A heartbreaking and thought-provoking exploration of fate, love, and choice sure to bring on a few tears.

YOU WERE THERE TOO

A woman finally meets the man of her dreams, literally, then must decide what to do about it.

Mia and her doctor husband, Harrison, have recently moved from Philadelphia to a small Pennsylvania town. Mia spends most of her time trying to convince local art galleries to show her work and grieving the loss of three very wanted pregnancies. Although their marriage is largely happy, Mia is keeping a secret from her husband and everyone else—for years, she’s been having dreams about a man she’s never met. She assumes he’s just a figment of her imagination, but then she sees him at the grocery store—and runs into him again when Harrison treats his sister for appendicitis. His name is Oliver, and he’s been dreaming of her, too. Meanwhile, Mia and Harrison’s relationship hits a significant roadblock—he decides he doesn’t want to try again for a baby. As Mia reels from Harrison’s decision, she and Oliver begin to research their unlikely dream connection. They have so much in common, and being with him is easier than being around her withdrawn husband. It’s clear that the two of them are connected in some way—but what does that mean? Should Mia be with Oliver or Harrison? Oakley (Close Enough To Touch, 2017, etc.) skillfully navigates several twists and turns, never settling for a predictable plot. The tension ratchets up quickly in the last third of the book as the characters hurtle toward the somewhat shocking event that finally reveals why Mia and Oliver are meant to be in each other’s lives. Readers expecting a simple happily-ever-after should look elsewhere, but those looking for a Me Before You–style sobfest are in the right place.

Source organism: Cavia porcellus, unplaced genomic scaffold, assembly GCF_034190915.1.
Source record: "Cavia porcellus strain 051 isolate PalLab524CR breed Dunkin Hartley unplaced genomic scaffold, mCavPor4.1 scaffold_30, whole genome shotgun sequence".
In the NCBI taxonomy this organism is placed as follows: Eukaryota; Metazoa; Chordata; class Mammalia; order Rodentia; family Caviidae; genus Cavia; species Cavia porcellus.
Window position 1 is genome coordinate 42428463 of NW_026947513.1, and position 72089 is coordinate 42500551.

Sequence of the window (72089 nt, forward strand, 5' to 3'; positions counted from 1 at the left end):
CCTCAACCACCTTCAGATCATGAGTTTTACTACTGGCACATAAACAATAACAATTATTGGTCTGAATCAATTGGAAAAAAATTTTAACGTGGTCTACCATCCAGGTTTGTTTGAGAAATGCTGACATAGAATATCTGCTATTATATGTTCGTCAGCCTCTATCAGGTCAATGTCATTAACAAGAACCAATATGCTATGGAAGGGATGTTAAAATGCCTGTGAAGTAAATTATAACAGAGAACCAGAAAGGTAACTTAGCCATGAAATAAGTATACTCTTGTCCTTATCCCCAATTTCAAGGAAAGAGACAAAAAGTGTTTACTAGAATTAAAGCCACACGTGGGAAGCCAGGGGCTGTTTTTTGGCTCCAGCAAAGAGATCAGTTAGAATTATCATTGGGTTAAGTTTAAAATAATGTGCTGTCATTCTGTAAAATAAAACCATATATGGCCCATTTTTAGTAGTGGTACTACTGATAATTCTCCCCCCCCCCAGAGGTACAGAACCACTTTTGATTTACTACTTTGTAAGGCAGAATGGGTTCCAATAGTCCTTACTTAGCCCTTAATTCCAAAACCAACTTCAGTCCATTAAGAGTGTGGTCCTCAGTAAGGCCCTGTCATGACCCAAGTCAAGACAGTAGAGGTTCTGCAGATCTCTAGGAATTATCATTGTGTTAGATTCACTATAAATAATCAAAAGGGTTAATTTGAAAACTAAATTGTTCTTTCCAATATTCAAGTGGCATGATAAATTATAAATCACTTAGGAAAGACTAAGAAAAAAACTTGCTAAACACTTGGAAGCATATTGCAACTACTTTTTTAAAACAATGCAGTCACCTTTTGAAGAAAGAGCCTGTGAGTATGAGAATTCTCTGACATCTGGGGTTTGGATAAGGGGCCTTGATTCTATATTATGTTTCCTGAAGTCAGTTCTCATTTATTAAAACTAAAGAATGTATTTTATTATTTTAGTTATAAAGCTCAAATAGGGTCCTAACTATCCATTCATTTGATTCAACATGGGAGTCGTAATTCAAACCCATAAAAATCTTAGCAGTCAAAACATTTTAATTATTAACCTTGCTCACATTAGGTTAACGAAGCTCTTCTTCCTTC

A heartbreaking and thought-provoking exploration of fate, love, and choice sure to bring on a few tears.

Pub Date: Jan. 7, 2020

ISBN: 978-1-9848-0646-8

Page Count: 352

Publisher: Berkley

Review Posted Online: Sept. 30, 2019

Kirkus Reviews Issue: Oct. 15, 2019

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Hoover is one of the freshest voices in new-adult fiction, and her latest resonates with true emotion, unforgettable...

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MAYBE SOMEDAY

Sydney and Ridge make beautiful music together in a love triangle written by Hoover (Losing Hope, 2013, etc.), with a link to a digital soundtrack by American Idol contestant Griffin Peterson.